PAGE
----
Resist the urge to fill every moment of dead week with picture perfect memories. Yes, these are the days that we cherish with Coach, but over planning can make dead week a chore.
I can promise you I will go wherever you go, stay wherever you stay, and your people will be my people. I will put in the extra work to get our family settled and make the new place feel like home. I will be open and flexible to wherever this journey takes us.
I can’t promise you I won’t doubt it, complain about it and/or be about upset it. I can’t promise that the thought of having to start over again won’t frustrate me. I also won’t be able to stay off of Zillow, searching for houses, even with only a mention of a potential job opening.
I can hear my voice calling out to my son playing in the summer heat in the backyard way past his bedtime.
I can feel the rush of excitement when my stepson and stepdaughter run up the brick steps, fling open the front door at Thanksgiving Break, and call out to us, “we’re home!”
And I know because my family will feel at home here, that I will be just fine starting over too.
After two moves and two kids under two, I finally decided that something needed to change. And if it wasn’t going to be his job, and if it wasn’t going to be our marriage, then that left only one thing—me.
These are the things that helped provide that change.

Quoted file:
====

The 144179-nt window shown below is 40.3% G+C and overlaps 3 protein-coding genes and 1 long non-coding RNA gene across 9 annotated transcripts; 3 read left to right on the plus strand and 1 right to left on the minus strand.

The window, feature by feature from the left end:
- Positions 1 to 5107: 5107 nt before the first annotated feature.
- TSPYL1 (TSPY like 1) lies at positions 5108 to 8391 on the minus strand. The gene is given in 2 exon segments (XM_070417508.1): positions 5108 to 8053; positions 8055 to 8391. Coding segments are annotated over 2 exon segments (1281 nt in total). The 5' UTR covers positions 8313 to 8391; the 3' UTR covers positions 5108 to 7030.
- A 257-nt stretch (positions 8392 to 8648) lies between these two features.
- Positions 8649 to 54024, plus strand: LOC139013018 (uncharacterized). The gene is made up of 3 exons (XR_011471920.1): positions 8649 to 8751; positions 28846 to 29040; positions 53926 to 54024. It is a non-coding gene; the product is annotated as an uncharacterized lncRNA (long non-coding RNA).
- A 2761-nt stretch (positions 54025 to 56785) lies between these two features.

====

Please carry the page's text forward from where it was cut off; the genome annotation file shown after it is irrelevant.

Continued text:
I, Mr. Coach, promise to:
Recognize that this woman is an actual superhero and treat her as such
When she is sad just hold her, don’t coach her
Make a valiant effort to not wait until the last minute to ask for something
Brag about her to my friends
Get her swag asap, especially at a new school
In a spare moment, keep the kids and send her out on her own
Remember that she is the one who is still there when the lights go out and the career is done
Love on my kids after wins AND losses
Consider that your career moves are her moves too
Find her before talking to the media
Recognize that I am a better coach because she is by my side
Great is thy faithfulness...even when I feel alone and unknown.
Great is thy faithfulness...even when the unwanted diagnosis appears.
Great is thy faithfulness...even when Coach’s contract is not renewed.
Great is thy faithfulness...even when there is no heartbeat.
Great is thy faithfulness...even when your closest friend is unfaithful.
Great is thy faithfulness...even when they curse your name from the sidelines.
But as I begin to break down and cry out to my God, I’m reminded of this truth: I am not alone.
And then the games started, and everything intensified. Hours got even longer, game film, practice film, coaches meetings, etc.
It was all so much. I realized my naivety. I really had no idea what went into the sport.
The field house is home. I don’t know why we pay utility bills during the fall, because we are hardly home to use water and electricity. My husband puts more hours in at the field house than I see him in our own home.
Every late-night practice, every phone call and text, every moment he had was going to someone or something else. He was willingly giving everything he had. He was devoted and dedicated to helping others achieve.
The sight that met me inside those doors was one I will never forget—and one I have not stopped loving since. There they were, a sea of men. Old and young, many with excellent beards, all of them wearing football apparel.
I’ve come to the conclusion that coaches' wives who develop 4 characteristics—patience, perspective, perseverance, and peace—end up being able to walk through this life with a little more determination and ease.